News will be rolled out in alongside iOS 9 initially in the United States, UK and Australia.
Always a hot topic, Apple has acted to increase battery life based on “real-life use cases”. In iOS 9, users will gain one hour of “typical use” on one charge of a typical iPhone.
iOS 9 will also feature a Low Power Mode which can extend for up to 3 hours. Though what users would have to sacrifice in order to access this mode wasn’t revealed. Whether it will be any better than putting the device into Airplane mode if yet to be seen.
Further app enhancements
Federighi went on to address further corners of the iPhone, noting improvements elsewhere, including:
Photos – a scrubber bar has been added to quickly switch through photos.
Notes – a toolbar has been adding with formatting options, including checkboxes. Users can now also put photos in their notes, as well as drawings. Sharesheets also lets users add links into notes. All this can now be synced via iCloud onto iPad, iPhone and Mac.
Maps – acknowledging that Maps mostly focuses on drivers, Apple now wishes to change this approach and has created a map just for those using public transport : Transit.
As usual iOS offers slightly different functionality for iPad users. For many people the iPad is their primary computer, said Federighi, so Apple would be elevating iPad experience “to a whole new level”.
Firstly, there would be a new Quicktype keyboard. This will enable users to use two fingers to operate the iPad like a laptop trackpad. They can now cut, drag, and then paste, increasing speed when it comes to word processing.
There was also a demo of the new ‘Multitasking’. This allows users to double tap on the home button and interact with full screen previews of apps. A new split view was also demonstrated, meaning that users can now work concurrently in two apps on the screen at the same time.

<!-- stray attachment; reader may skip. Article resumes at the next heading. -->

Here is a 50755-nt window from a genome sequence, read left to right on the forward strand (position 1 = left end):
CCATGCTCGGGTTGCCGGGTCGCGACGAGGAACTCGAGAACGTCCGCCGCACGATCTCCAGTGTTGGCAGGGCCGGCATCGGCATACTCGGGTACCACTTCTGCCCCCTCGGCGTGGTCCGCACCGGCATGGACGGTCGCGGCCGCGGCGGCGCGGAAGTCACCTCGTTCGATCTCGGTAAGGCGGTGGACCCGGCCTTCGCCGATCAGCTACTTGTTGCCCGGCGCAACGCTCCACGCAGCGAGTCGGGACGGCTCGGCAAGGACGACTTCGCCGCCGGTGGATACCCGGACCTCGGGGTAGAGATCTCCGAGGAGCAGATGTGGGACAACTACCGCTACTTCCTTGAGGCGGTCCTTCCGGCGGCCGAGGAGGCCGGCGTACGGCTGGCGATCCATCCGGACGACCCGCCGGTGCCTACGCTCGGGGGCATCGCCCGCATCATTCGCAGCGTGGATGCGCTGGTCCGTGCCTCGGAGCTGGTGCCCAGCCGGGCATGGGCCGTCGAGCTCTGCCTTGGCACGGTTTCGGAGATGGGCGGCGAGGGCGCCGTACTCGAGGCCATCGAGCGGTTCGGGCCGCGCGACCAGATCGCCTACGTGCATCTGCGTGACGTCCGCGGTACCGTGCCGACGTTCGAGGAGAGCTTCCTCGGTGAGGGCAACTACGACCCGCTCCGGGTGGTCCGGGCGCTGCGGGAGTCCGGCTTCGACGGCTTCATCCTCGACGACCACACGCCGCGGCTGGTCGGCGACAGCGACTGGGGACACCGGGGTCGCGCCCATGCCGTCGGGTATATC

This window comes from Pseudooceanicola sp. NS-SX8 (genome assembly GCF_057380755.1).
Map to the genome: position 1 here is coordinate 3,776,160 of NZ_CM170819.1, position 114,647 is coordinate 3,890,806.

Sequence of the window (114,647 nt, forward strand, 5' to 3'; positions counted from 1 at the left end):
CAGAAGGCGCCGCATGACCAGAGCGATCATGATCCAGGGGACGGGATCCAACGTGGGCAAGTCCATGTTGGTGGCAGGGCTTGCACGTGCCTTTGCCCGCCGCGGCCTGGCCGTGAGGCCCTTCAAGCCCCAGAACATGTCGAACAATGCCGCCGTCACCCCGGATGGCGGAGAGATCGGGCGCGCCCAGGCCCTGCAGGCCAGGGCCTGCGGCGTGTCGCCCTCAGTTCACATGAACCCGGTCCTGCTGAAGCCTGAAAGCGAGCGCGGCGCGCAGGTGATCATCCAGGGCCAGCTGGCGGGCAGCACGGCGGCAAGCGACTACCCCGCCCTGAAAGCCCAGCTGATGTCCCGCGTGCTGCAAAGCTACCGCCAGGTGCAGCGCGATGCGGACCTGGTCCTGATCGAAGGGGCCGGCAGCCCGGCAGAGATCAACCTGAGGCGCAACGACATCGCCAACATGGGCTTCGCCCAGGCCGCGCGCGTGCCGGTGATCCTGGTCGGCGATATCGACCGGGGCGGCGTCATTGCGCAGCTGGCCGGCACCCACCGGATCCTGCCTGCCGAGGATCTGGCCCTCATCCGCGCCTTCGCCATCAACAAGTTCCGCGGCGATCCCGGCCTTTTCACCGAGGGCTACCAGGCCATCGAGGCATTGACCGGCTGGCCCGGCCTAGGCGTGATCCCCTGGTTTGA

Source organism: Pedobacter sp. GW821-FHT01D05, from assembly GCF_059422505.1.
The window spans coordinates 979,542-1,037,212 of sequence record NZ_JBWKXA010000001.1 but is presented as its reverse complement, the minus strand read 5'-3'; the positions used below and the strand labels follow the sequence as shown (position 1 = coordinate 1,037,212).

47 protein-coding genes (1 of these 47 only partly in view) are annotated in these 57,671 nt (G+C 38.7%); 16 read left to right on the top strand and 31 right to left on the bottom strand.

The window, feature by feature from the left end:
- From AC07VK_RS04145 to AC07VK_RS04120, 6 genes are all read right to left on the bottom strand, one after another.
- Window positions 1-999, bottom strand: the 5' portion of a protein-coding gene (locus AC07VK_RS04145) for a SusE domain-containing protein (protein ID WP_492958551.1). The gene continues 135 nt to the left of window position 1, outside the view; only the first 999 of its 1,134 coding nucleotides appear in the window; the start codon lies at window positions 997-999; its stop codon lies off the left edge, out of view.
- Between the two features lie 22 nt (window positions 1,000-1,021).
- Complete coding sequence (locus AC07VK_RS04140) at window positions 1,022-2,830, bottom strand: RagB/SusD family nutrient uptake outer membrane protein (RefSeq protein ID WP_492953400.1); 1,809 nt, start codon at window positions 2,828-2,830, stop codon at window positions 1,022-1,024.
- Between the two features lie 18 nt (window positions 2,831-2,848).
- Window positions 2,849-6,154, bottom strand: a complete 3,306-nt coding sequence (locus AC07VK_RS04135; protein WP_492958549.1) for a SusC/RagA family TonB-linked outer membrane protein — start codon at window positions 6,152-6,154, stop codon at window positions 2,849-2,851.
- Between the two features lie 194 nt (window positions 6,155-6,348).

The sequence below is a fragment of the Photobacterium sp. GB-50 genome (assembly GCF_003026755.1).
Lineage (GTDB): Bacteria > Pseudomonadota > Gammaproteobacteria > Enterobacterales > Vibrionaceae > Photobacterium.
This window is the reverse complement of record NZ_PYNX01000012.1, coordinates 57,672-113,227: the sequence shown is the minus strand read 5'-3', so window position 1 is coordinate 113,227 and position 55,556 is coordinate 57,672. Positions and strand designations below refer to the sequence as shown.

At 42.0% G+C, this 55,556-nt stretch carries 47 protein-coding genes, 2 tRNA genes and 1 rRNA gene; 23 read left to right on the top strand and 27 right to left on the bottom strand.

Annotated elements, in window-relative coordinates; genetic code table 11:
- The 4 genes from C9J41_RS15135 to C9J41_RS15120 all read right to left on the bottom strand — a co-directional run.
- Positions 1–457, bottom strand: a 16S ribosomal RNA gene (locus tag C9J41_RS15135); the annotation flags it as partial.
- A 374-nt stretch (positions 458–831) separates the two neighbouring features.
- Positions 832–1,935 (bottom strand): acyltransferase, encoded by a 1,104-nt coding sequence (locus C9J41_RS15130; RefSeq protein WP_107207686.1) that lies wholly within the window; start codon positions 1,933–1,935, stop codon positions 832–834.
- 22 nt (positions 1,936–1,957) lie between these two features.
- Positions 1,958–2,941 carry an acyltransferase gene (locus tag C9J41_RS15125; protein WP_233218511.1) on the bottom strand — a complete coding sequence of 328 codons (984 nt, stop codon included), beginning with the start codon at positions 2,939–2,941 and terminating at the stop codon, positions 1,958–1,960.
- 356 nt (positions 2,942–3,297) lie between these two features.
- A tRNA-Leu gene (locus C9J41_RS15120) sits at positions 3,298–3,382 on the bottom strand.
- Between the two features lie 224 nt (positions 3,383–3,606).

Video interaction has also been introduced. Federighi demonstrated that users could now tap a video, and it would pop out into a smaller screen on top of the app of screen the iPad is currently on. Users can then move the video box around, resize it, and work on things underneath while it plays in the background.
Further enhancements have also been made to the various APIs Apple offers its developers, which included additional metrics in HealthKit, further support for things like window shades, sensors and security systems in HomeKit – all accessible outside of the home via iCloud. CarPlay will now support apps by the car manufacturer so drivers don’t have to leave the CarPlay experience, while in the future drivers won’t have to take their phones out of their pockets and plug it in to utilize CarPlay.
Finally, an update to Swift, Apple’s programming language was announced. Swift 2 was revealed to be Open Source, receiving by far the biggest cheer of the whole event, reminding us that though the announcements are of keen interest to Apple’s customers, this truly is an event for the developers.
iOS 9 will be available immediately for a developer beta, from July in a public beta, and in the fall for everybody. The amount of space needed for the new iteration has also been drastically reduced – down to 1.3 GB compared to the 4.6 GB required for iOS 8.